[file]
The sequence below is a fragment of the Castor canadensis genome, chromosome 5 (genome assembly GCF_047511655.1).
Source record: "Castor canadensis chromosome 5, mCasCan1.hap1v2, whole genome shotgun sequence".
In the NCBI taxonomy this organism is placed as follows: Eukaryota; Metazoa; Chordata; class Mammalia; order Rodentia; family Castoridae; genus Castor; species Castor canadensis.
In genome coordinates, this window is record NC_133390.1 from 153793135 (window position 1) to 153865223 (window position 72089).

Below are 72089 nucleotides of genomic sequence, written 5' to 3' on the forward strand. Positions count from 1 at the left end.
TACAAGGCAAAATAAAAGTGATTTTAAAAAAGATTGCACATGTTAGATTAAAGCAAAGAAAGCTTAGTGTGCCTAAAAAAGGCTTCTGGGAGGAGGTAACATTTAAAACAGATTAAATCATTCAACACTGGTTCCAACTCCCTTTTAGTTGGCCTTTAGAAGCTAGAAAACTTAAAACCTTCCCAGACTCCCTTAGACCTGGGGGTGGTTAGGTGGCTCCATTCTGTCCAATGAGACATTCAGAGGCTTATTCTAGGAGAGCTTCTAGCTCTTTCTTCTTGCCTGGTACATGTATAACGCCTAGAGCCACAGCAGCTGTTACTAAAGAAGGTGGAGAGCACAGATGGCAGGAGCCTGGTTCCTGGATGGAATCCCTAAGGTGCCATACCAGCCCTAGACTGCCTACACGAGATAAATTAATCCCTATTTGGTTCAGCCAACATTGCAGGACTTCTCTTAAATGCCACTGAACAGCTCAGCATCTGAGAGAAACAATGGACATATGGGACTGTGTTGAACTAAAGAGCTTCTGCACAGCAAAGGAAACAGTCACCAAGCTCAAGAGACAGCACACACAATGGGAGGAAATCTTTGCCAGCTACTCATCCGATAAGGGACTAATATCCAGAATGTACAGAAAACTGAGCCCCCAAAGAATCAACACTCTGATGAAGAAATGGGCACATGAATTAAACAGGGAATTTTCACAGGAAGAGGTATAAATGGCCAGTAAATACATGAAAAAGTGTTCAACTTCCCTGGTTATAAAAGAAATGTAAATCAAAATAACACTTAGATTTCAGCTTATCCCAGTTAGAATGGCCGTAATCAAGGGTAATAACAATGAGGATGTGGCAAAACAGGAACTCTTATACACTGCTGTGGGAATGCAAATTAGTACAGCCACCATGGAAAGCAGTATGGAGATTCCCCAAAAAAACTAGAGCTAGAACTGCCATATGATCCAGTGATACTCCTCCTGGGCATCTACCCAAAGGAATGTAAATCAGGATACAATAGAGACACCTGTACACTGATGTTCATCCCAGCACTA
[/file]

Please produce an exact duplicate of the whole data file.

The sequence below is a fragment of the Castor canadensis genome, chromosome 5 (genome assembly GCF_047511655.1).
Source record: "Castor canadensis chromosome 5, mCasCan1.hap1v2, whole genome shotgun sequence".
In the NCBI taxonomy this organism is placed as follows: Eukaryota; Metazoa; Chordata; class Mammalia; order Rodentia; family Castoridae; genus Castor; species Castor canadensis.
In genome coordinates, this window is record NC_133390.1 from 153793135 (window position 1) to 153865223 (window position 72089).

Below are 72089 nucleotides of genomic sequence, written 5' to 3' on the forward strand. Positions count from 1 at the left end.
TACAAGGCAAAATAAAAGTGATTTTAAAAAAGATTGCACATGTTAGATTAAAGCAAAGAAAGCTTAGTGTGCCTAAAAAAGGCTTCTGGGAGGAGGTAACATTTAAAACAGATTAAATCATTCAACACTGGTTCCAACTCCCTTTTAGTTGGCCTTTAGAAGCTAGAAAACTTAAAACCTTCCCAGACTCCCTTAGACCTGGGGGTGGTTAGGTGGCTCCATTCTGTCCAATGAGACATTCAGAGGCTTATTCTAGGAGAGCTTCTAGCTCTTTCTTCTTGCCTGGTACATGTATAACGCCTAGAGCCACAGCAGCTGTTACTAAAGAAGGTGGAGAGCACAGATGGCAGGAGCCTGGTTCCTGGATGGAATCCCTAAGGTGCCATACCAGCCCTAGACTGCCTACACGAGATAAATTAATCCCTATTTGGTTCAGCCAACATTGCAGGACTTCTCTTAAATGCCACTGAACAGCTCAGCATCTGAGAGAAACAATGGACATATGGGACTGTGTTGAACTAAAGAGCTTCTGCACAGCAAAGGAAACAGTCACCAAGCTCAAGAGACAGCACACACAATGGGAGGAAATCTTTGCCAGCTACTCATCCGATAAGGGACTAATATCCAGAATGTACAGAAAACTGAGCCCCCAAAGAATCAACACTCTGATGAAGAAATGGGCACATGAATTAAACAGGGAATTTTCACAGGAAGAGGTATAAATGGCCAGTAAATACATGAAAAAGTGTTCAACTTCCCTGGTTATAAAAGAAATGTAAATCAAAATAACACTTAGATTTCAGCTTATCCCAGTTAGAATGGCCGTAATCAAGGGTAATAACAATGAGGATGTGGCAAAACAGGAACTCTTATACACTGCTGTGGGAATGCAAATTAGTACAGCCACCATGGAAAGCAGTATGGAGATTCCCCAAAAAAACTAGAGCTAGAACTGCCATATGATCCAGTGATACTCCTCCTGGGCATCTACCCAAAGGAATGTAAATCAGGATACAATAGAGACACCTGTACACTGATGTTCATCCCAGCACTA